And certainly, the focus would be on the post-Soviet states, which Russia considers not only its economic partners, but also its zone of influence, even though 20 years have passed since the collapse of the united territory and the new reality requires more subtle tools in dealing with its neighbors.
These principal facets of Russian foreign policy, along with tougher rhetoric, thus, are part and parcel of Putin returning to the Kremlin. No wonder Western countries were pessimistically prognosticating about their relationship with the new old leader of Russia.
The role of foreign policy is secondary now, as happens in any country during an election campaign. However, this upcoming vote may have an impact on Russia’s entire political agenda. The situation is fragile and far from stable. So far, it’s not yet evident whether the authorities have realized the formidability of the public protests that were not only about instances of electoral fraud but about the fundamentals of the entire system built by Putin. The society anticipates change. Whether authorities are prepared for this is another matter.
Svetlana Babaeva is Senior Analyst for RIA-Novosti US Bureau.
By Yevgeny Shestakov
The election of Vladimir Putin as president of Russia may bring new defense alliances to life, but this does not necessarily mean a new Cold War.
The tough anti-American statements made by Prime Minister Vladimir Putin recently as part of his presidential election campaign should not be seen as an indication that Russia is interested in pursuing anti-Western policies – only that Russia is interested in foreign policy positions that make sense to Moscow. Putin’s comments also indicate that the Kremlin will not tolerate interference in internal affairs – such as the criticism voiced by U.S. Secretary of State Hillary Clinton over the results of Russia’s elections even before the votes were counted and the opinions of supervisory missions announced.
Russian-German political analyst Alexander Rahr considers Putin a politician who is still interested in dialogue with the West and believes Russia’s future lies in closer ties with Europe. Rahr even titled his book on Putin’s previous presidential terms “A German in the Kremlin.” There are good reasons for believing this. One of Putin’s key foreign economic projects as prime minister has been the Nord Stream gas pipeline running across the Baltic Sea. Putin has also helped reset Russian-U.S. relations, which has led to the signing of a new treaty on strategic offensive weapons.
But at the same time, Russia criticized NATO’s involvement in the operations against Libya that helped oust Muammar Gaddafi. Putin has also repeatedly criticized the West for breaching the UN Security Council resolution and for openly supporting the Libyan opposition. The Kremlin interpreted NATO’s actions as violations against international law, but being part of the pan-European mechanism, it cannot come up with any independent solutions.
Europe, however, may not feel the same way. The reluctance of European countries to consider Russia’s concerns over missile defense are key to any assessment of Russia’ future relationship with the West. For decades, the only project in which Russia and Europe could have become real strategic partners is European missile defense. Yet, yielding to pressure from Washington, the European partners refused to cooperate with Moscow in this sphere. Refusal of the West to provide Russia with security guarantees regarding the deployment of the missile defense in Europe threatens Russia’s strategic interests.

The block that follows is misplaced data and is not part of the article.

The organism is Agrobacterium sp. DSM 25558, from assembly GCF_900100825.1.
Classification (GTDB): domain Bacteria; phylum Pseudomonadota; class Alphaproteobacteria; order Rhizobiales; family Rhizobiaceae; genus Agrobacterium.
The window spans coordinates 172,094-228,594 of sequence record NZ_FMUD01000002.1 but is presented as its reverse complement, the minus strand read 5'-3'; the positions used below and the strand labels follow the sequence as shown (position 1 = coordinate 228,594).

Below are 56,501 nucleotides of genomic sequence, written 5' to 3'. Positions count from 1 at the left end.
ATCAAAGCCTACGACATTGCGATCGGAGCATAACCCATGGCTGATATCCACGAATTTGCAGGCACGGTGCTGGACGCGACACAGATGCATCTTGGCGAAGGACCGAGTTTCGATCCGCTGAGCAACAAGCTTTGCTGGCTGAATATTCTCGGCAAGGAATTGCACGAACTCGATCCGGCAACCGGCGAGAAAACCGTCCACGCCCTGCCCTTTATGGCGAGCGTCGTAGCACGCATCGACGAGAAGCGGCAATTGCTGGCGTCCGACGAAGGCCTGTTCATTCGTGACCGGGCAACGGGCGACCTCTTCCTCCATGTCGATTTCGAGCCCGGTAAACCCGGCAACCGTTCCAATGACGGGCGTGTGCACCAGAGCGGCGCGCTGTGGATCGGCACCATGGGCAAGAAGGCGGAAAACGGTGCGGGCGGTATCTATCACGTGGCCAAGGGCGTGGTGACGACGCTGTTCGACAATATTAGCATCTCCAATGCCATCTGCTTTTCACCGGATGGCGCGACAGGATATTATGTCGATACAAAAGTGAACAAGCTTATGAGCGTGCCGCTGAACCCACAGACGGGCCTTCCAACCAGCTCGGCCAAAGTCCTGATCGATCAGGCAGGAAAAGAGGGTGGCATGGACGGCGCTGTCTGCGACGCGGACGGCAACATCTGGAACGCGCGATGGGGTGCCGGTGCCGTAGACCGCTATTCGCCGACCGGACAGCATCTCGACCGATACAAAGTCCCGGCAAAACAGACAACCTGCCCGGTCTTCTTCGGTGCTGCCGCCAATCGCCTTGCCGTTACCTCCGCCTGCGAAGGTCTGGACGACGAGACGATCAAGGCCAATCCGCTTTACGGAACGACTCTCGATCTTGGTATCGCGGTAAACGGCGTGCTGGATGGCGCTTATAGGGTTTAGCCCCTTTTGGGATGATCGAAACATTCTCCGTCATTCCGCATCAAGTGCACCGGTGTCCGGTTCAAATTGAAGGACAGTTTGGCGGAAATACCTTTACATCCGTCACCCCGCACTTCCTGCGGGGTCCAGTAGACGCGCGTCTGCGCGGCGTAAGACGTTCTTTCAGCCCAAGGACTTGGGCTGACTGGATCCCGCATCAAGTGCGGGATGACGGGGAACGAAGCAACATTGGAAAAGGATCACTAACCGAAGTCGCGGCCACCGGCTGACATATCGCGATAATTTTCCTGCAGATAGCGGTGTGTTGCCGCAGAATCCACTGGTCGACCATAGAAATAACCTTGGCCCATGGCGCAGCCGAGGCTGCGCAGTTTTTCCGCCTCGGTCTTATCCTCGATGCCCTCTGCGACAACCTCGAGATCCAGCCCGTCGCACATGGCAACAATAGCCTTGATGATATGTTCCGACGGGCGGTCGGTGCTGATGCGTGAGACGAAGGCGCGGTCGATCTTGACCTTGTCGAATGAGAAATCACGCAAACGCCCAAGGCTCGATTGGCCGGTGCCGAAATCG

Even so, Europe and the U.S. are unlikely to change from Moscow’s strategic partners into potential enemies. Rather, there will be a gradual reduction in certain non-core areas of cooperation, while the main tracks, including the fight against terrorism, drug trafficking, and transporting cargos to Afghanistan, will remain in place. Russia will continue to defend its geopolitical interests, but it will focus primarily on the regions it sees as its traditional areas of influence.
None of this means that, as head of state, Putin will build his foreign policy on confrontation with Washington. On the contrary, Moscow will continue to try to come to agreement with the U.S. on common international policy standards. Europe’s significant weakening and its self-liquidation as an independent global player will force Moscow to look for new approaches to the United States with a view toward avoiding any open standoff.
After Putin takes up the presidential post, it is likely that a stale standoff will resume between Russia and the United States, which will worsen if a Republican wins the next presidential election in the U.S. In this standoff, Moscow will rely on its Asian ties, also strengthening its cooperation with the BRICS nations (Brazil, India, China and South Africa).
If Putin wins the presidency, BRICS will become a key tool for promoting Russia’s interests. Even today, BRICS comes up with common political initiatives on a whole range of issues. The organization might also embrace new countries in Latin America and Africa interested in building a new geopolitical center capable of protecting their interests. Such a counterweight, supported by the resources of the world’s most dynamically developing economies and also having a powerful nuclear arsenal, will not allow the U.S. and NATO to continue applying the Libyan model and toppling undesirable regimes. At the same time, the expanded BRICS will not be openly opposed to American interests but will act as a serious restriction on Washington’s political ambitions.
It future, BRICS might turn into a military and political alliance with a common rapid response force and a system of mutual security guarantees.
Yevgeny Shestakov is the international desk editor of Rossiyskaya Gazeta.